“Looks the part”: the kiss of (career) death?

I read the news with two sets of eyes. First, the obvious search for what’s up. The other, assessing what current events mean for women. This past week, I read a phrase that hurled me back decades in my own career–“Looks the part”– a set of words that may seem like a compliment…or be used as a reason to hold women back. But when the language is associated with decisions regarding the highest offices in our land, I just had to write.

 

http://www.irishtimes.com/opinion/the-ugly-truth-about-trump-s-fixation-with-looks-1.2886560

The ugly truth about Trump’s fixation with looks

US president-elect’s cabinet choices appear to be more about style than substance

 Another week begins with the US president-elect hosting his ultimate episode of Celebrity Apprentice: D.C. – otherwise known as the selection of his cabinet.

Each day, a parade of contenders arrives on the set of his shiny Trump Tower where an attractive hostess greets them at the revolving door, before rising to the upper floors for the casting session.

Trump’s choices to date suggest a preference for billionaires and military leaders aligned with his wallet and world view.

But now that secretary of state spot is up for grabs, the criterion is even more refined.

Asked why former governor Mitt Romney was up for secretary of state, a top aide quotes Trump as saying Romney “looks the part”.

Looks the part?

True, Romney’s chiseled jaw, perfect posture and tailored suits telegraph suave confidence but is that why Trump might choose him to represent the US around the globe?

Unlike Trump’s unconventional resume, Romney governed Massachusetts, was a powerful businessman who led Bain Capital, and managed the successful Olympic Games in Salt Lake City in 2002.

Trigger-happy Twitter finger

On a personal note, he seems more even-tempered than his new commander-in-chief with the trigger-happy Twitter finger.

But hey, Mitt’s got that handsome, ageing model thing going – so, he’s a shoo-in.

In fact, he’s made the callback list with a dinner appointment Tuesday night. Are table manners under review?

“Looks the part” (or worse, not looking the part) is language women know well, especially in the jobs market.

I recall, as a young public relations director, my boss introduced me at a board meeting: “Sure, she’s a dynamo but she’s the prettiest PR director in the city.”

I was floored. I felt like a doll.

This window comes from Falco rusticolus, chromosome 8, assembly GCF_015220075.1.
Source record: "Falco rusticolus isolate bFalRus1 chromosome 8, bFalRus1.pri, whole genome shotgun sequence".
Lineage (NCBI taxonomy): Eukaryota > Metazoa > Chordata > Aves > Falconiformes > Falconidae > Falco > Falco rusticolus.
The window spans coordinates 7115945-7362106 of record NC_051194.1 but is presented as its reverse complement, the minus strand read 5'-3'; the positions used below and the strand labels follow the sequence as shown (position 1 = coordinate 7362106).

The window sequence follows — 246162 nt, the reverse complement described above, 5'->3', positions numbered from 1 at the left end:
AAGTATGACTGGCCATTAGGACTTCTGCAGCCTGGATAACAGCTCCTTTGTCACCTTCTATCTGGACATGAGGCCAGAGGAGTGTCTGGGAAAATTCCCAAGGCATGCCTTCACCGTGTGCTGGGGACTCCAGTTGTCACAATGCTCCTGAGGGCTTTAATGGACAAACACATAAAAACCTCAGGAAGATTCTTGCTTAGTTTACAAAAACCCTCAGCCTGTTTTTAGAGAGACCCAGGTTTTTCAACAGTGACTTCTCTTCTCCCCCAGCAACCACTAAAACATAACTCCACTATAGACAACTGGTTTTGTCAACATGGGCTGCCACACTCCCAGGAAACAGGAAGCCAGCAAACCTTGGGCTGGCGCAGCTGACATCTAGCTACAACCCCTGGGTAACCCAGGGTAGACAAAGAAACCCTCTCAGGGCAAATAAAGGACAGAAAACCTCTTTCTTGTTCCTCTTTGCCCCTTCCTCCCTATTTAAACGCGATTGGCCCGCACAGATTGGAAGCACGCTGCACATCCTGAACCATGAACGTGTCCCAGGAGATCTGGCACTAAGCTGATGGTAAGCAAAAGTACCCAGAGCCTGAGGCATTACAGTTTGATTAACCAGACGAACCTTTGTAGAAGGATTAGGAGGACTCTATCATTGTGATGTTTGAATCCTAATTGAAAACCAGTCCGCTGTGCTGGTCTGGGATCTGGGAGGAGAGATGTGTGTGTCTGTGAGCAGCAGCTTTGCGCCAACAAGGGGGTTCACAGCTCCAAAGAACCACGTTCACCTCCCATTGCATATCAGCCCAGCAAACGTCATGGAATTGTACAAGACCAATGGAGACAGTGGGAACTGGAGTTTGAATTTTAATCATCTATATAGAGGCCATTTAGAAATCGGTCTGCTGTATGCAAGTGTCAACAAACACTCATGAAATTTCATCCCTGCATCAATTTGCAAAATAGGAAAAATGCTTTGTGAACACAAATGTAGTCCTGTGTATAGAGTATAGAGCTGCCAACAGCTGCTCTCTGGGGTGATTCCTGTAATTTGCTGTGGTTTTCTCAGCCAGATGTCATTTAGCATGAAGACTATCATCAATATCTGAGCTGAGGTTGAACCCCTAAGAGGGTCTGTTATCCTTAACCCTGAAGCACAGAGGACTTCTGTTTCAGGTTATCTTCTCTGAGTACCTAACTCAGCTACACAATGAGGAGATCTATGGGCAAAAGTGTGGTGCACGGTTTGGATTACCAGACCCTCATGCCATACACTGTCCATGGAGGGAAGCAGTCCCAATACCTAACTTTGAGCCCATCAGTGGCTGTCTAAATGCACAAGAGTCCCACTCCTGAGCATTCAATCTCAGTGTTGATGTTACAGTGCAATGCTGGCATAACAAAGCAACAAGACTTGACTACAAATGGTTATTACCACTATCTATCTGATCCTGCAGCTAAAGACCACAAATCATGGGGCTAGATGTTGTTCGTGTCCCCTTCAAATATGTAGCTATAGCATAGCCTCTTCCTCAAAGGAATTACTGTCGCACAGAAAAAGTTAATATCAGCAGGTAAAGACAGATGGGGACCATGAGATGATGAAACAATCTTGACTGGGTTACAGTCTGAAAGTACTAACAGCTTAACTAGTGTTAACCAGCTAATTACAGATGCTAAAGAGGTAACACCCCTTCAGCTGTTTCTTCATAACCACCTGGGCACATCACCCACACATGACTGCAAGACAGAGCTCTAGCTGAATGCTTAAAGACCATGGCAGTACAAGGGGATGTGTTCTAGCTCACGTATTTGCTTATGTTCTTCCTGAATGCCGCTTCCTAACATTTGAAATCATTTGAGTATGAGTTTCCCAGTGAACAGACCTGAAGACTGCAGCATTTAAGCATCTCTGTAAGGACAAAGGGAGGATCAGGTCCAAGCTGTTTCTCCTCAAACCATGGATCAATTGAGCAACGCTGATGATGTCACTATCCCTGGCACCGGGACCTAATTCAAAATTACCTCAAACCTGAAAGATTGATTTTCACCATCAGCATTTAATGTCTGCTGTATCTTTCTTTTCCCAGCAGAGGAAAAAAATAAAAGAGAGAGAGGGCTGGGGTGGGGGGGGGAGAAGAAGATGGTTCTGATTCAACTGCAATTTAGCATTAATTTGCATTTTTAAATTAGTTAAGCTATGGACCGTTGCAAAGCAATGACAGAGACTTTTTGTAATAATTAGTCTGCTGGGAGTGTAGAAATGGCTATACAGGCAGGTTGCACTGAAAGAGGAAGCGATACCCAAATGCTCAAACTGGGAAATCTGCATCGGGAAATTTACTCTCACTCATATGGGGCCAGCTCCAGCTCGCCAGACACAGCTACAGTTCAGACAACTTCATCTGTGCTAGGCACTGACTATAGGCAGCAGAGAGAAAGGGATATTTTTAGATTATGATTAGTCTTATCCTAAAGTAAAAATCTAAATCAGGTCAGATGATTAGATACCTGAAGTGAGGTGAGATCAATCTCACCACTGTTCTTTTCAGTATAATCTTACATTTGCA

Fast forward 10 years, as I left my Fortune 500 advertising director job, my EVP (executive vice president) bid me farewell: “Don’t worry, I’ll remember you as more than just a pretty face.”

Was that the sum of all that hard work?

Crushes careers

Looks cut both ways. Women deemed too attractive risk being taken as a distraction or as unserious.

Too old, too large or too “something” and we’re just not the right “fit” to represent a brand or a boss (no matter how portly or oddly-coifed he or she might be.)

Statistics show that job candidates who are deemed unattractive, or obese, are less likely to be hired, male or female, though women fare worse.

Unfair?

Yes, but sadly more true than not. And it crushes blossoming careers, human potential and our very souls.

Back to the cabinet: the focus on appearance makes me rethink about the rationale behind the other contenders.

If Trump chooses Rudy Giuliani as secretary of state, is he leaning toward an ornery Rottweiler vibe?

Or if he picks yet another General, do the uniform, crewcut and gold stars shout we may be on the warpath?

Trump has had a bit of a looks fixation throughout his campaign.

He mocked Marco Rubio’s height and tweeted that Chris Christie ought “to take it easy on the cheeseburgers”.

Trump goes full throttle on females. He insulted opponent Carly Fiorina’s face, compared Ted Cruz’s wife unfavourably to his model spouse Melania and, among his many Hillary blows, said: “She doesn’t look presidential”.

Perhaps it’s time for a look in the mirror?

When Trump’s cast is vetted by the US Congress, the committee will assess experience, judgment, and records, not hairdos.

Time to get looks off the table and face what truly matters.

Mary Lou Quinlan is a New York-based author, actor and advocate for women. Her latest play Work – about women’s careers – launches in 2017. Visit justaskawoman.com

 

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Now what? Don’t move on. Move forward.

With the contentious 2016 Presidential election finally over, many women are still shell-shocked. Dumb-founded. Lots of hyphenated feelings. The temptation is to commiserate with cohorts and for the victors to demand that everyone else “Move on!” Not so fast. This two year slog deserves a moment to assess and absorb. Lots of segments of the population are conflicted but I’ll focus on women because…that’s what I do. I listen to women all the time.

My read? While some are disappointed in the loss of a woman for the top office ( I tossed my white ‘suffragette’ jacket on the floor and crawled to sleep that night myself, ) more are concerned with the “normalization” of the winning campaign’s misogynist rhetoric. There can be no joy in Mudville when someone wins while demeaning women’s bodies and brains and constituents give a pass to boasts of assault. This election showed me that too many men–and women–have decided that derogatory sexist behavior is an acceptable part of life in the fast lane. Like most women, I’ve experienced my share of nasty remarks and gritted my teeth through borderline (and actual) harassment. Naively, I thought we were better than that in 2016. I had hoped that we had all grown up and grown fuller as human beings. Seems not.

But back to the headline, Now What? I believe that we have a duty to be sure little girls can grow up with the biggest dreams, unshackled by a rating of 1-10. That young women take on careers with the confidence that they count equally with men and not wonder if they are bait for a late night meeting. And that women, as they evolve through motherhood, aging and life changes, will find a welcome place to work with fairness and dignity, without fear of being marginalized. The political pendulum can swing but we can’t tolerate prejudice from those at the top of our organizations, communities or our country.

I’ve heard from my husband’s male friends that they are surprised that the women in their lives are still down and frustrated after the election. I really don’t feel that “Hillary funk” is the problem. It’s that this entire campaign revealed that things haven’t changed and resurrected nightmares of years ago. The election shone a light on the reality that there are too many who will never support a woman for a senior leadership job, no matter how qualified. It’s easy to say that Hillary wasn’t the right one. But what of the next? Will she be too shrill? Too unseasoned? Too…what?